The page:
Walking in a Pyongyang park, I saw many young soldiers out with their wives and children, taking family photographs. It was a pleasant family scene, though there was one baby crying hysterically at full throttle. The parents couldn't calm it, but others came over and consoled them. It was a very human scene.
I found if I went out on Pyongyang's streets immediately after lunch, I could talk to people after a fashion on my own, with the help of my Korean-English dictionary. The trick was to stand on the street with a map open and people crowded round to help. One could not but notice that the North Korean girls were very pretty - I had to think, more so than the over made-up South Korean women.
One morning, we were told our tour bus would not move for another hour. I immediately got out and, when there were no officials that I could see, I jumped on a tram car. You needed a ticket that I didn't have, but a young man spontaneously gave me one of his. But the tram went for about two miles without stopping. I had a terrible job getting back to the hotel in time but managed it just before the bus took off - otherwise questions would have been asked.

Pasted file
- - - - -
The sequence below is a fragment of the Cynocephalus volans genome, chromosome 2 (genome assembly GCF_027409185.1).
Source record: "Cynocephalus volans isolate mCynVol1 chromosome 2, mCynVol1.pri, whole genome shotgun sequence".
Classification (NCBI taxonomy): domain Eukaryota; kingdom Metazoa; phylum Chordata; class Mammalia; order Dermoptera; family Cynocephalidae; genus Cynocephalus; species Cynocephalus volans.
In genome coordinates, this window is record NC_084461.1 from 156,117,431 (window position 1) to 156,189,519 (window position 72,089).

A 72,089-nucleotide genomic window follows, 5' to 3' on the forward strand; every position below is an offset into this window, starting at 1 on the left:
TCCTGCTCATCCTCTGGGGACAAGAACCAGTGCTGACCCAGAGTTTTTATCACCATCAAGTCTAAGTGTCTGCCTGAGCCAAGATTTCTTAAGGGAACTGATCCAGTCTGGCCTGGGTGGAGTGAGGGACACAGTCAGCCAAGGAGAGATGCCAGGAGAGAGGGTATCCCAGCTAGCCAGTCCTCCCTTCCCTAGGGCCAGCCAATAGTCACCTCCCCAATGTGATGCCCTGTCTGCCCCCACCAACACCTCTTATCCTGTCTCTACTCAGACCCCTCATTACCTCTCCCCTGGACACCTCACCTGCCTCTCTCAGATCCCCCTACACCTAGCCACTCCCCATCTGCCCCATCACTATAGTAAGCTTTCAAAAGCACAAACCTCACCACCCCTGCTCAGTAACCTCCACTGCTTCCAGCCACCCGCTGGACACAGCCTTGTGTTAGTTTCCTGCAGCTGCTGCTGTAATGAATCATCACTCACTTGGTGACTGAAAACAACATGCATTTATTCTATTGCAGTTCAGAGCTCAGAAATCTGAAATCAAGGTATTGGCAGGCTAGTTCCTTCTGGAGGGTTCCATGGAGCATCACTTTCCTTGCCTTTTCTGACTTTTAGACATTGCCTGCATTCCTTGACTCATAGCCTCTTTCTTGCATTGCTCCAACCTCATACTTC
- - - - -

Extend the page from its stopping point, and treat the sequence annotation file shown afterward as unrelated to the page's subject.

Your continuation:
In the hotel, I met Nate Thayer, a journalist who later worked for the Far Eastern Economic Review, a journal of fond memory, who later found and interviewed Pol Pot, roundly beating me, who had been trying off and on to do the same.
Thayer was at the hotel, having unusually for an American been given a visa. He said he had had a date with one of the pretty waitresses. They had a rendezvous at dusk on a bench in a nearby park; it was all very chaste, but unusual this could happen in such a controlled state where, it was said, there was no inter-action between foreigners and locals.